Bomb the Bass

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Bomb the Bass
Timsimenon zurich.jpg
Tim Simenon, Zürich '08
Background information
Origin London, England
Genres Electronica, hip hop, downtempo, trip hop
Years active 1987–present
Labels !K7, Phantom, Electric Tones, Stoned Heights
Associated acts Neneh Cherry, Depeche Mode, Justin Warfield, Paul Conboy, Jah Wobble, Sinéad O'Connor, Atticus Ross, Consolidated, A.P.E., Lali Puna, Jack Dangers
Website Official website

Bomb the Bass is an electronic dance music one-man band consisting of English musician and producer Tim Simenon.[1]

As a name, Bomb the Bass came from Simenon's approach to collaging and mixing sounds whilst DJing in the mid- to late 1980s; he says "samples were either scratched in live or sampled and looped on top of the rhythm section. So the concept was one of bombing the bass line with different ideas, with a collage of sounds. Bombing was a graffiti term for writing, like people would 'bomb' trains or whatever."[2]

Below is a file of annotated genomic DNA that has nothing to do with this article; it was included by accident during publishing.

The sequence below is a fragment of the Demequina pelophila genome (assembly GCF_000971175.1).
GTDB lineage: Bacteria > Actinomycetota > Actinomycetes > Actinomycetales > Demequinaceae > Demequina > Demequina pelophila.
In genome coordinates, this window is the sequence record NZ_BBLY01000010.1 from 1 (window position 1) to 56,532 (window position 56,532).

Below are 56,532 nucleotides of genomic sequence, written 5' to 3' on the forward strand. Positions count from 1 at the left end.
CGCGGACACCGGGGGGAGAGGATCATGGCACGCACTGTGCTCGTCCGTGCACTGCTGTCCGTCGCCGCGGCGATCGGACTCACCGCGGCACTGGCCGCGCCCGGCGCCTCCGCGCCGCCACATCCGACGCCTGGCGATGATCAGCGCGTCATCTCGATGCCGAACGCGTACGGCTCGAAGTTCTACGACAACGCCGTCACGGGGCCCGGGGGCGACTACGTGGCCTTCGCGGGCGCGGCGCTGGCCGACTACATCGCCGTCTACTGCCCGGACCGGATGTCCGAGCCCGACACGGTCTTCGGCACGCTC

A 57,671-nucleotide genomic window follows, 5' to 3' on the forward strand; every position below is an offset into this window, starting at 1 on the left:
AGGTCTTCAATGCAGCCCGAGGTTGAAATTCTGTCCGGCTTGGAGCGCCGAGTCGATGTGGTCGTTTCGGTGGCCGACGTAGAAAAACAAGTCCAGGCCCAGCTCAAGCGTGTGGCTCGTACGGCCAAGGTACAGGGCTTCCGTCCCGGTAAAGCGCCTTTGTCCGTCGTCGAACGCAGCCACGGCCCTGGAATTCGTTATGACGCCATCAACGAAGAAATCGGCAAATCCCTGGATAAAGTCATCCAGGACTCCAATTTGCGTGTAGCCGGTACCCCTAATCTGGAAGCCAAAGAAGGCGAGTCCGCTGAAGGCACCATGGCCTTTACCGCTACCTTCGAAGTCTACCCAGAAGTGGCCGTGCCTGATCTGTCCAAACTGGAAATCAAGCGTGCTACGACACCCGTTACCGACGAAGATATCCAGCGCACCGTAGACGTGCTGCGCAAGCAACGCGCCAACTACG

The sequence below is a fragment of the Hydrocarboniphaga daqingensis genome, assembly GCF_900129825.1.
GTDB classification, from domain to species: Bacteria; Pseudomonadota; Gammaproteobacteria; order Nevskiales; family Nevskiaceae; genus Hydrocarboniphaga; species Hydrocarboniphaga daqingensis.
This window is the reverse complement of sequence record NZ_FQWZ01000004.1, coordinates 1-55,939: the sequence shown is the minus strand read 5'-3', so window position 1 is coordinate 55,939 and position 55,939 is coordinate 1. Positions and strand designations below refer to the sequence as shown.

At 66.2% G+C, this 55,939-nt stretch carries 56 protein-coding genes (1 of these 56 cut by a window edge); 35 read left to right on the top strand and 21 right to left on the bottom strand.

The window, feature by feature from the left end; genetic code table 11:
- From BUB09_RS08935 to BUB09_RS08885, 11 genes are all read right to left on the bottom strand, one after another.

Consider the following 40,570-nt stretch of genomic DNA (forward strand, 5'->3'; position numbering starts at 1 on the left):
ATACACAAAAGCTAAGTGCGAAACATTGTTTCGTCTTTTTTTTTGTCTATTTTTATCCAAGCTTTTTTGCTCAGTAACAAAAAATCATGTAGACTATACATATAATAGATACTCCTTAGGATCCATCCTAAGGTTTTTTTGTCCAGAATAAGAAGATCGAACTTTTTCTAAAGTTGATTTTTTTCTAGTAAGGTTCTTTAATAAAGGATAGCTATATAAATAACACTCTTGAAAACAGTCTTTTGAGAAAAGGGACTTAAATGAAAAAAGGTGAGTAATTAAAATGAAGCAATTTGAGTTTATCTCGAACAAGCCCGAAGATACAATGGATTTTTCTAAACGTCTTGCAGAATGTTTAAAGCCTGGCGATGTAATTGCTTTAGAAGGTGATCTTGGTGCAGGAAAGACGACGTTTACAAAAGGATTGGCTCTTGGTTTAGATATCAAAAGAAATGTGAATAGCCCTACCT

Pushing the needle: The accelerated success of Beat Dis[edit]

Released in 1987, the band's debut single was "Beat Dis", with composition credited to Emilio Pasquel / Captain Black / DJ Kid 33. It reached number two on the UK charts.[citation needed]

The recording of "Beat Dis", which cost a reputed £500 - funded by Simenon himself with money coming from DJ sets at London club, The Wag, and an odd-job stacking shelves in a supermarket - was one of the first hit singles to introduce the mainstream to sampling culture (along with releases by M/A/R/R/S, S'Express and the genre-defining Coldcut remix of Eric B & Rakim's "Paid in Full").[citation needed]

Whilst the bass line and drum tracks were written by Simenon, the rest of the track was compiled from samples. Having already taken a part-time sound course at The School of Audio Engineering in Holloway, Simenon was able to build "Beat Dis" himself - assisted in the process by producer Pascal Gabriel, who would go on to experience his own success as co producer of S Express and a wide variety of other artists.[2]

According to the BBC, which featured "Beat Dis" on their clip-based TOTP2 show, the track contains an alleged 72 samples, including lifts from hip hop like Public Enemy, funk (including The Jimmy Castor Bunch), and Ennio Morricone. Also featured were dialogue clips from the television shows Dragnet, and Thunderbirds. Talking to Sound On Sound magazine many years later, Simenon said of the tracks construction, "I suppose I was tuned in to what was current at the time and was able to pick and choose what I wanted with some knowledge of how it should be applied."[2]